Abnormalities in cardiac baroreceptor sensitivity in acute ischaemic stroke patients are related to aortic stiffness

Eveson, David J., Robinson, Thompson G., Shah, Nainal S., Panerai, Ronney B., Paul, Sanjoy K. and Potter, John F. (2005) Abnormalities in cardiac baroreceptor sensitivity in acute ischaemic stroke patients are related to aortic stiffness. Clinical Science, 108 5: 441-447.


Author Eveson, David J.
Robinson, Thompson G.
Shah, Nainal S.
Panerai, Ronney B.
Paul, Sanjoy K.
Potter, John F.
Title Abnormalities in cardiac baroreceptor sensitivity in acute ischaemic stroke patients are related to aortic stiffness
Journal name Clinical Science   Check publisher's open access policy
ISSN 0143-5221
1470-8736
0144-9664
Publication date 2005-05
Sub-type Article (original research)
DOI 10.1042/CS20040264
Volume 108
Issue 5
Start page 441
End page 447
Total pages 7
Place of publication London, U.K.
Publisher Portland Press
Language eng
Subject 1102 Cardiovascular Medicine and Haematology
Formatted abstract Cardiac BRS (baroreceptor reflex sensitivity) is impaired following ischaemic stroke and predicts the risk of subsequent long-term death and disability. Impaired cardiac BRS may be due to impaired central processing of baroreceptor information following stroke or reduced baroreceptor activity due to increased large artery stiffness. We evaluated the relationship between large (aortic) artery stiffness and cardiac BRS during the acute phase of ischaemic stroke and in comparison with a group of stroke-free control subjects. Thirty-one ischaemic stroke patients were studied within 48 h of onset and again on day 14, along with 26 control subjects free of cerebrovascular disease. Cardiac BRS (determined by spectral analyses) and arterial stiffness estimated by PWVcf (carotid–femoral pulse wave velocity) using applanation tonometry were obtained. At baseline, cardiac BRS was lower in the stroke compared with the control group (4.3±2.3 compared with 6.5±4.2 ms/mmHg; P<0.05). Cardiac BRS values were correlated with PWVcf at <48 h (r=-0.51, P<0.01) and on day 14 (r=-0.54, P<0.01), but not in the control group (r=-0.27, P=not significant). In quantile regression models, taking into account the effect of all cardiovascular variables, cardiac BRS was independently related to PWVcf at baseline and on day 14 in the stroke patients, but stroke was not related to cardiac BRS level when other cardiovascular variables were considered. Wall stiffness of the arterial vessels involved in the baroreflex arc may account for, at least in part, the reduced cardiac BRS observed in acute stroke patients. © 2005 The Biochemical Society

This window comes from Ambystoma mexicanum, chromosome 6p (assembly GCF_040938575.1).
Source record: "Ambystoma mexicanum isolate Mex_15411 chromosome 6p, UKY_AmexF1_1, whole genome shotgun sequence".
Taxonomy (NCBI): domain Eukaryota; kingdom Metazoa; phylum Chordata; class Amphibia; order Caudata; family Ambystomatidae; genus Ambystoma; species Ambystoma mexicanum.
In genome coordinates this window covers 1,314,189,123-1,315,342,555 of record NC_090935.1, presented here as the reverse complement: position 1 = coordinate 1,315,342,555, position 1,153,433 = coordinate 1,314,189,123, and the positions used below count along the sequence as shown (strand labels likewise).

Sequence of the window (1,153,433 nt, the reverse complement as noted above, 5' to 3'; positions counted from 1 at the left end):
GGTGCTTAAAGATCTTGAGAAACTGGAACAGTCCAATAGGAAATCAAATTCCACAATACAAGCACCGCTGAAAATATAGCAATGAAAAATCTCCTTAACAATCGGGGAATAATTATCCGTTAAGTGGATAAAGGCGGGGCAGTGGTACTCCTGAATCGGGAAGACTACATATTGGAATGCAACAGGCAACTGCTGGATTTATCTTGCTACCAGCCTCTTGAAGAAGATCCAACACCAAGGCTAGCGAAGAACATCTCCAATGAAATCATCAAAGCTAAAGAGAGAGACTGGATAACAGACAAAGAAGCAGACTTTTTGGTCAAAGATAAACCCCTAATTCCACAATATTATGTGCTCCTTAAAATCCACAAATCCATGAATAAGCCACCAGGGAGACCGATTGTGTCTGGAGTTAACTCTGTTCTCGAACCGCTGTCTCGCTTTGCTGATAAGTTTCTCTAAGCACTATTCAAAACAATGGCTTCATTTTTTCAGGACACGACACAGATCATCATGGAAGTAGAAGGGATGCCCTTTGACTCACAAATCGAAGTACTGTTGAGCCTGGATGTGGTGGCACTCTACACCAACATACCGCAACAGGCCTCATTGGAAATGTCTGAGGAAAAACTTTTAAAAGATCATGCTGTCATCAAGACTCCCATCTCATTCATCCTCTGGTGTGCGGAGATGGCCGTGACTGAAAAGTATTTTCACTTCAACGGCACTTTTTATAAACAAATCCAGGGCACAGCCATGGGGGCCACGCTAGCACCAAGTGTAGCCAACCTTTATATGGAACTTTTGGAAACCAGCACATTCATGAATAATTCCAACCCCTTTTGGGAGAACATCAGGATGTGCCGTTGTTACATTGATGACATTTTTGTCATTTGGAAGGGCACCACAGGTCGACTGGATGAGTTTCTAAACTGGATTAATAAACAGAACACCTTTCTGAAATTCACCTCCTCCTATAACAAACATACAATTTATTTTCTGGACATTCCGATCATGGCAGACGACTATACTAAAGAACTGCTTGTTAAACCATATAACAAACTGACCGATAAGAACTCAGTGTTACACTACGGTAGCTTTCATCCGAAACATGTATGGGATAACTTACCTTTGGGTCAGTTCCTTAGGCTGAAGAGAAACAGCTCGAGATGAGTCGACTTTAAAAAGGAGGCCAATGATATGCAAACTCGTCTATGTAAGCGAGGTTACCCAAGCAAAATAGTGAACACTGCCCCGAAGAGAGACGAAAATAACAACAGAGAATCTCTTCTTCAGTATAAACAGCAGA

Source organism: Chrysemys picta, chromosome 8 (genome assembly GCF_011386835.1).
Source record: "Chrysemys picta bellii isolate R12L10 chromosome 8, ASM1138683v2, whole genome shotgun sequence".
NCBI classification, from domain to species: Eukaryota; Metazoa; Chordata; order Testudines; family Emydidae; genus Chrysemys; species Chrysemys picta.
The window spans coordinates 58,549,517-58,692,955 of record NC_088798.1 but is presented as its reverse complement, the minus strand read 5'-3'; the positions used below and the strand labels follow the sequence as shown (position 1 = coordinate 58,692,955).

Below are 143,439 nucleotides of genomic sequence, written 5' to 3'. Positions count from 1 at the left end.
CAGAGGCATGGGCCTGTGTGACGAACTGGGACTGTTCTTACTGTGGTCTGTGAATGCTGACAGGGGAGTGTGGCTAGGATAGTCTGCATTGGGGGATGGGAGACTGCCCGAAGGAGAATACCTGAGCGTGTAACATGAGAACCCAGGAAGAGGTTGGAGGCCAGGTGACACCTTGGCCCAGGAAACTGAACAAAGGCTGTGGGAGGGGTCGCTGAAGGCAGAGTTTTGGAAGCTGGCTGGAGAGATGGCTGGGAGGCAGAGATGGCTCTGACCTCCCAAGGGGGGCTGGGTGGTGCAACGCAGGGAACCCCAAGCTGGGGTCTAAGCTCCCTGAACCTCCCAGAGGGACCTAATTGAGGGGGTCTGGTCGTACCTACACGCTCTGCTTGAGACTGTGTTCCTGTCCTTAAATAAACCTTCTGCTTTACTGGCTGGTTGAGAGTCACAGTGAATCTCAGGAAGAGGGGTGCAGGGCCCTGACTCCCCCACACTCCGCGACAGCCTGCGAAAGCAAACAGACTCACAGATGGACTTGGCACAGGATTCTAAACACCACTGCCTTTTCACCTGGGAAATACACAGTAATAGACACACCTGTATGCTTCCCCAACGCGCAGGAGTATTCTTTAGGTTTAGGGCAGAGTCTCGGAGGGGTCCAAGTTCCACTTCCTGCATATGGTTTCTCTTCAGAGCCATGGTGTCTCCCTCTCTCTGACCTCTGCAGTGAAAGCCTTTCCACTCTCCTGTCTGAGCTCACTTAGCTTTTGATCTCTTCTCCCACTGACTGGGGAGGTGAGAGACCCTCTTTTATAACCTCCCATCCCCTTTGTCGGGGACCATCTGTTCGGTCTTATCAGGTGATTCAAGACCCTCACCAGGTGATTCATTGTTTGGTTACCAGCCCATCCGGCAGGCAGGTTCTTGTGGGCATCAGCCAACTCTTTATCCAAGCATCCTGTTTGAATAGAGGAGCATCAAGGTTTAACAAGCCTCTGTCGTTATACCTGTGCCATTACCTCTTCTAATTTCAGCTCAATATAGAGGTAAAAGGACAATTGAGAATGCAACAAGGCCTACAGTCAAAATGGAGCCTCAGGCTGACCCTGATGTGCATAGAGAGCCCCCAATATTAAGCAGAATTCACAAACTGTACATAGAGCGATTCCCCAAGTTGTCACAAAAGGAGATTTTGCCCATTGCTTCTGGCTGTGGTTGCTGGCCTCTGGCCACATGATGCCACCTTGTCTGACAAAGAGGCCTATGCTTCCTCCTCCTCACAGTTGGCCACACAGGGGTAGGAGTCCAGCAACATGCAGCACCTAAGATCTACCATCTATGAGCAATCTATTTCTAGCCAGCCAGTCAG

Keyword Arterial stiffness
Autonomic nervous system
Baroreceptor sensitivity
Cerebrovascular disorder
Elasticity
Pressoreceptor
Q-Index Code C1
Q-Index Status Provisional Code
Institutional Status Non-UQ

Document type: Journal Article
Sub-type: Article (original research)
Collections: Excellence in Research Australia (ERA) - Collection
School of Population Health Publications
 
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